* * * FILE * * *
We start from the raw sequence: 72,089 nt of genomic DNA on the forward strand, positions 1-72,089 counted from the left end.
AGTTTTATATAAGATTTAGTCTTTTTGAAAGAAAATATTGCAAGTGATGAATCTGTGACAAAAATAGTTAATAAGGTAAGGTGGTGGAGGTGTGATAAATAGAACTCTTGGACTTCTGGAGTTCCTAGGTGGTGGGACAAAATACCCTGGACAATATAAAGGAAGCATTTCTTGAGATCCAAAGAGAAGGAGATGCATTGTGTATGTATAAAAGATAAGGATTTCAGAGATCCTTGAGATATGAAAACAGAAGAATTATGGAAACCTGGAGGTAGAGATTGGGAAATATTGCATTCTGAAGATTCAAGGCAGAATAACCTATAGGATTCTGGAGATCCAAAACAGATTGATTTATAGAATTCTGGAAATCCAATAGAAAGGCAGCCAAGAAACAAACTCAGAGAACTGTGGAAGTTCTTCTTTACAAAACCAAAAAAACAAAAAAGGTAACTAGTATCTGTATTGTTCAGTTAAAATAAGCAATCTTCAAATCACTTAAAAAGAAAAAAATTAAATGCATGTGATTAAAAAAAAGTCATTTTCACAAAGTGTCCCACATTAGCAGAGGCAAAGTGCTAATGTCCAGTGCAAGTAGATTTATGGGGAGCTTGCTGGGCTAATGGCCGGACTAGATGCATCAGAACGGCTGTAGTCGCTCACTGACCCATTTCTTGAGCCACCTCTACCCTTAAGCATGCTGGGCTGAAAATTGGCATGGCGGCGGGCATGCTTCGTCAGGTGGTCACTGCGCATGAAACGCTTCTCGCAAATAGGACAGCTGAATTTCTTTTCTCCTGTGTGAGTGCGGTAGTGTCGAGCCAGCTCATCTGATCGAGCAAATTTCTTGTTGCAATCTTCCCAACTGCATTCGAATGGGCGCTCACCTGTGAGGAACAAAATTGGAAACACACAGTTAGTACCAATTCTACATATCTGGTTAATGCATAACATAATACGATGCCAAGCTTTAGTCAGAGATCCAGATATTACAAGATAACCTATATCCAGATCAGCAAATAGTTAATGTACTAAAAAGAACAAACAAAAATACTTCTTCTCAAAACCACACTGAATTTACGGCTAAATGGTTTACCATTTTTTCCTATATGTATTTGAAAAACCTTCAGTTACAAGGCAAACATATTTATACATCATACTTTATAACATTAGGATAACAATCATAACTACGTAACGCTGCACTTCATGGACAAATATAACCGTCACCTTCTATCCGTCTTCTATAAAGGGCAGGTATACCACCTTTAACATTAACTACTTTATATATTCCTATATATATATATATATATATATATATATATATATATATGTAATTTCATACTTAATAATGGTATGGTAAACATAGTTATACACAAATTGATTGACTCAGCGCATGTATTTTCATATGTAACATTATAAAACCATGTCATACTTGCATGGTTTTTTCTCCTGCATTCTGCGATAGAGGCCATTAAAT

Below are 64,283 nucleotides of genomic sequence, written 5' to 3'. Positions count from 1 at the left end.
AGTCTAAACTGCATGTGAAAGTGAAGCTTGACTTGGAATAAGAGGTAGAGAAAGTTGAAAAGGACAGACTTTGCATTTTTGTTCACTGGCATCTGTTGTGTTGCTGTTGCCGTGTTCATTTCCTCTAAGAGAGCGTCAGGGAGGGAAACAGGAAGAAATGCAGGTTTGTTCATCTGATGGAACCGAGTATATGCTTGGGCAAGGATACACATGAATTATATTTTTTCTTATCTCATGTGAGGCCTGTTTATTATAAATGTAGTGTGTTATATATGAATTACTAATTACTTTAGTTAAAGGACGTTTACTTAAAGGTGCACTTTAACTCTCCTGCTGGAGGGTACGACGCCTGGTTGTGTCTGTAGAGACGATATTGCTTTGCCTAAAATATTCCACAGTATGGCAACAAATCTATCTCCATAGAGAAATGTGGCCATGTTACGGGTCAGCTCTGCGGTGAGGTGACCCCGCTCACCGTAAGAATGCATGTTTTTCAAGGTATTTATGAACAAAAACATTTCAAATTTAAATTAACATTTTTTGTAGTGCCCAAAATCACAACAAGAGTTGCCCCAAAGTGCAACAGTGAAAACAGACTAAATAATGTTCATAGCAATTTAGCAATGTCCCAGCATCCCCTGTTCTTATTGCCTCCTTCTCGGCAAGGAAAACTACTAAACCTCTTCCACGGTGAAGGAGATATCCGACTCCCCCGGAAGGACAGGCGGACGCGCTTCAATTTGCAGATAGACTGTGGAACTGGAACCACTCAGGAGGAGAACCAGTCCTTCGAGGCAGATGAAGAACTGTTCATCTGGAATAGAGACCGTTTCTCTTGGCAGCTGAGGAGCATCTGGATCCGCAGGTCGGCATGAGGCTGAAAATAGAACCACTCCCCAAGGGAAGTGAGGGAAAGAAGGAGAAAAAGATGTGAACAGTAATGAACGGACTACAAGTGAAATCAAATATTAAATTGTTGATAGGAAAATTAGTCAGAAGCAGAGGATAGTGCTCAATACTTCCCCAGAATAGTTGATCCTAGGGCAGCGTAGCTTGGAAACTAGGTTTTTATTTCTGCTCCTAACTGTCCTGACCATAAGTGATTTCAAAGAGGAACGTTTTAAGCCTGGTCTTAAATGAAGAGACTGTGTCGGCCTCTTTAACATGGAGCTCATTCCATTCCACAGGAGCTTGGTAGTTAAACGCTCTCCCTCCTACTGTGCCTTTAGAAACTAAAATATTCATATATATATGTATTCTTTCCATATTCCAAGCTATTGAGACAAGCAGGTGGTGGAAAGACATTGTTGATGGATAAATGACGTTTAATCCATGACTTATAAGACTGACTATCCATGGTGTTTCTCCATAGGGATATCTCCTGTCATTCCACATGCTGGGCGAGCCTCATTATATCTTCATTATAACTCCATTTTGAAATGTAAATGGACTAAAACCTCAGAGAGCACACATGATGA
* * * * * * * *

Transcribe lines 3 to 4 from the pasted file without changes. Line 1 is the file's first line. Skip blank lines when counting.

Below are 64,283 nucleotides of genomic sequence, written 5' to 3'. Positions count from 1 at the left end.
AGTCTAAACTGCATGTGAAAGTGAAGCTTGACTTGGAATAAGAGGTAGAGAAAGTTGAAAAGGACAGACTTTGCATTTTTGTTCACTGGCATCTGTTGTGTTGCTGTTGCCGTGTTCATTTCCTCTAAGAGAGCGTCAGGGAGGGAAACAGGAAGAAATGCAGGTTTGTTCATCTGATGGAACCGAGTATATGCTTGGGCAAGGATACACATGAATTATATTTTTTCTTATCTCATGTGAGGCCTGTTTATTATAAATGTAGTGTGTTATATATGAATTACTAATTACTTTAGTTAAAGGACGTTTACTTAAAGGTGCACTTTAACTCTCCTGCTGGAGGGTACGACGCCTGGTTGTGTCTGTAGAGACGATATTGCTTTGCCTAAAATATTCCACAGTATGGCAACAAATCTATCTCCATAGAGAAATGTGGCCATGTTACGGGTCAGCTCTGCGGTGAGGTGACCCCGCTCACCGTAAGAATGCATGTTTTTCAAGGTATTTATGAACAAAAACATTTCAAATTTAAATTAACATTTTTTGTAGTGCCCAAAATCACAACAAGAGTTGCCCCAAAGTGCAACAGTGAAAACAGACTAAATAATGTTCATAGCAATTTAGCAATGTCCCAGCATCCCCTGTTCTTATTGCCTCCTTCTCGGCAAGGAAAACTACTAAACCTCTTCCACGGTGAAGGAGATATCCGACTCCCCCGGAAGGACAGGCGGACGCGCTTCAATTTGCAGATAGACTGTGGAACTGGAACCACTCAGGAGGAGAACCAGTCCTTCGAGGCAGATGAAGAACTGTTCATCTGGAATAGAGACCGTTTCTCTTGGCAGCTGAGGAGCATCTGGATCCGCAGGTCGGCATGAGGCTGAAAATAGAACCACTCCCCAAGGGAAGTGAGGGAAAGAAGGAGAAAAAGATGTGAACAGTAATGAACGGACTACAAGTGAAATCAAATATTAAATTGTTGATAGGAAAATTAGTCAGAAGCAGAGGATAGTGCTCAATACTTCCCCAGAATAGTTGATCCTAGGGCAGCGTAGCTTGGAAACTAGGTTTTTATTTCTGCTCCTAACTGTCCTGACCATAAGTGATTTCAAAGAGGAACGTTTTAAGCCTGGTCTTAAATGAAGAGACTGTGTCGGCCTCTTTAACATGGAGCTCATTCCATTCCACAGGAGCTTGGTAGTTAAACGCTCTCCCTCCTACTGTGCCTTTAGAAACTAAAATATTCATATATATATGTATTCTTTCCATATTCCAAGCTATTGAGACAAGCAGGTGGTGGAAAGACATTGTTGATGGATAAATGACGTTTAATCCATGACTTATAAGACTGACTATCCATGGTGTTTCTCCATAGGGATATCTCCTGTCATTCCACATGCTGGGCGAGCCTCATTATATCTTCATTATAACTCCATTTTGAAATGTAAATGGACTAAAACCTCAGAGAGCACACATGATGA